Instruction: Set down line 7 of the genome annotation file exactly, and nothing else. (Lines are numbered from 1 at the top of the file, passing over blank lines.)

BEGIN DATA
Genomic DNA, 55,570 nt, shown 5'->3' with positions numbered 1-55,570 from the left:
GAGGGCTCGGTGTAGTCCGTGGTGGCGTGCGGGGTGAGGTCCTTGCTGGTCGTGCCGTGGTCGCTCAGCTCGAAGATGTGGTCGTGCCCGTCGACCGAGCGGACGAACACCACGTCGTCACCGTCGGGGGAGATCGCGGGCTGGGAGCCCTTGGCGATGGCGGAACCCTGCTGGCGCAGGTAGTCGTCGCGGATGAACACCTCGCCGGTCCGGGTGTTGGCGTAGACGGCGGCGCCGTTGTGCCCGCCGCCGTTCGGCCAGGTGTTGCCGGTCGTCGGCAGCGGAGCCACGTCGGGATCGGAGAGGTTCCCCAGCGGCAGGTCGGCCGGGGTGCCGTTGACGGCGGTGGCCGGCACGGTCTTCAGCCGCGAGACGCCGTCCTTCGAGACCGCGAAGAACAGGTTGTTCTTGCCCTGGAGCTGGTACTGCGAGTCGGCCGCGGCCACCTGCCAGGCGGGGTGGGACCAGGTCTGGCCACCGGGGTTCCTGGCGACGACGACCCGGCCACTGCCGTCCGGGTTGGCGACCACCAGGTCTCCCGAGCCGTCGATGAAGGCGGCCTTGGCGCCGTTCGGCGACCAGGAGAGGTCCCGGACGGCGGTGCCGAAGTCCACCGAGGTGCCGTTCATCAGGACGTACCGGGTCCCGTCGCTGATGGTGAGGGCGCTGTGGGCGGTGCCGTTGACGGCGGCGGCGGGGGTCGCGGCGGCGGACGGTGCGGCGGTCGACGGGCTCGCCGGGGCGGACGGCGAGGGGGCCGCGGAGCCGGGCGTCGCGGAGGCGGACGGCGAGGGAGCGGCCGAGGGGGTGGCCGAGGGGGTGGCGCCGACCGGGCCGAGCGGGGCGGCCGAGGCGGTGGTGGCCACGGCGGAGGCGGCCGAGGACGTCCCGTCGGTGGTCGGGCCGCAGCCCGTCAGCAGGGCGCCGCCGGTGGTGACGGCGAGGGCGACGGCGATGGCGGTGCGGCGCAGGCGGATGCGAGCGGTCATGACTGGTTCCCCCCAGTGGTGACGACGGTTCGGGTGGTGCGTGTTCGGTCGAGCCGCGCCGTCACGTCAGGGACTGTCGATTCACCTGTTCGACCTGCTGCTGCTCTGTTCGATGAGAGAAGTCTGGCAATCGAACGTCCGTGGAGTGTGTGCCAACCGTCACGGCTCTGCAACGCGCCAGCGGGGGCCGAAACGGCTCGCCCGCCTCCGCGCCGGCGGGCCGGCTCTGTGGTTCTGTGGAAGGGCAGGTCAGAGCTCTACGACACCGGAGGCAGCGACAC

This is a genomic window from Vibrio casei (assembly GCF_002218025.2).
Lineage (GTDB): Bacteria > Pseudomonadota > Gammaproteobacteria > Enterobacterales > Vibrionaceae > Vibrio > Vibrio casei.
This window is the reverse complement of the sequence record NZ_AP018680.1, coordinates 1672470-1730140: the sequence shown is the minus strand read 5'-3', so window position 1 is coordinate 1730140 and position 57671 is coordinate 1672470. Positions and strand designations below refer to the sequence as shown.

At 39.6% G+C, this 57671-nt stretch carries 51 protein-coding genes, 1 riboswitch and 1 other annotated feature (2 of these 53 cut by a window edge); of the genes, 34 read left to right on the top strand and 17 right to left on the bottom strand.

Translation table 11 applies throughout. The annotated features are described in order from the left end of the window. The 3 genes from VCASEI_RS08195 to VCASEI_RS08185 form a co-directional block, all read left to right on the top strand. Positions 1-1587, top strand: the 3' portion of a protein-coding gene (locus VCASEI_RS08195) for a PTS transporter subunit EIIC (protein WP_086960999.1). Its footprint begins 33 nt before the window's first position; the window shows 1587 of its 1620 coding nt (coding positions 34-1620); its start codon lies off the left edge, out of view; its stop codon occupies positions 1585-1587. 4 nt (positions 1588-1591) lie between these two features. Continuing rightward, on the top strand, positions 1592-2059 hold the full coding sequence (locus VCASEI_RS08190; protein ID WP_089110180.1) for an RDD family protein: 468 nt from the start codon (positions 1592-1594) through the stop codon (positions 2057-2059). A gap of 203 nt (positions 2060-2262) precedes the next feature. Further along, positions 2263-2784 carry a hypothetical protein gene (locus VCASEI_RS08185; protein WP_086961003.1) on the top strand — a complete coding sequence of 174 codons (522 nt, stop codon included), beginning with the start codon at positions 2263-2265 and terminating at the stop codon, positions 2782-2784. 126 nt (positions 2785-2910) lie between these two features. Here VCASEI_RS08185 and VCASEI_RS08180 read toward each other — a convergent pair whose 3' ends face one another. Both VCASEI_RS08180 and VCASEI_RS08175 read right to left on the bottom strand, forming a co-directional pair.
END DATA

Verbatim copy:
Translation table 11 applies throughout. The annotated features are described in order from the left end of the window. The 3 genes from VCASEI_RS08195 to VCASEI_RS08185 form a co-directional block, all read left to right on the top strand. Positions 1-1587, top strand: the 3' portion of a protein-coding gene (locus VCASEI_RS08195) for a PTS transporter subunit EIIC (protein WP_086960999.1). Its footprint begins 33 nt before the window's first position; the window shows 1587 of its 1620 coding nt (coding positions 34-1620); its start codon lies off the left edge, out of view; its stop codon occupies positions 1585-1587. 4 nt (positions 1588-1591) lie between these two features. Continuing rightward, on the top strand, positions 1592-2059 hold the full coding sequence (locus VCASEI_RS08190; protein ID WP_089110180.1) for an RDD family protein: 468 nt from the start codon (positions 1592-1594) through the stop codon (positions 2057-2059). A gap of 203 nt (positions 2060-2262) precedes the next feature. Further along, positions 2263-2784 carry a hypothetical protein gene (locus VCASEI_RS08185; protein WP_086961003.1) on the top strand — a complete coding sequence of 174 codons (522 nt, stop codon included), beginning with the start codon at positions 2263-2265 and terminating at the stop codon, positions 2782-2784. 126 nt (positions 2785-2910) lie between these two features. Here VCASEI_RS08185 and VCASEI_RS08180 read toward each other — a convergent pair whose 3' ends face one another. Both VCASEI_RS08180 and VCASEI_RS08175 read right to left on the bottom strand, forming a co-directional pair.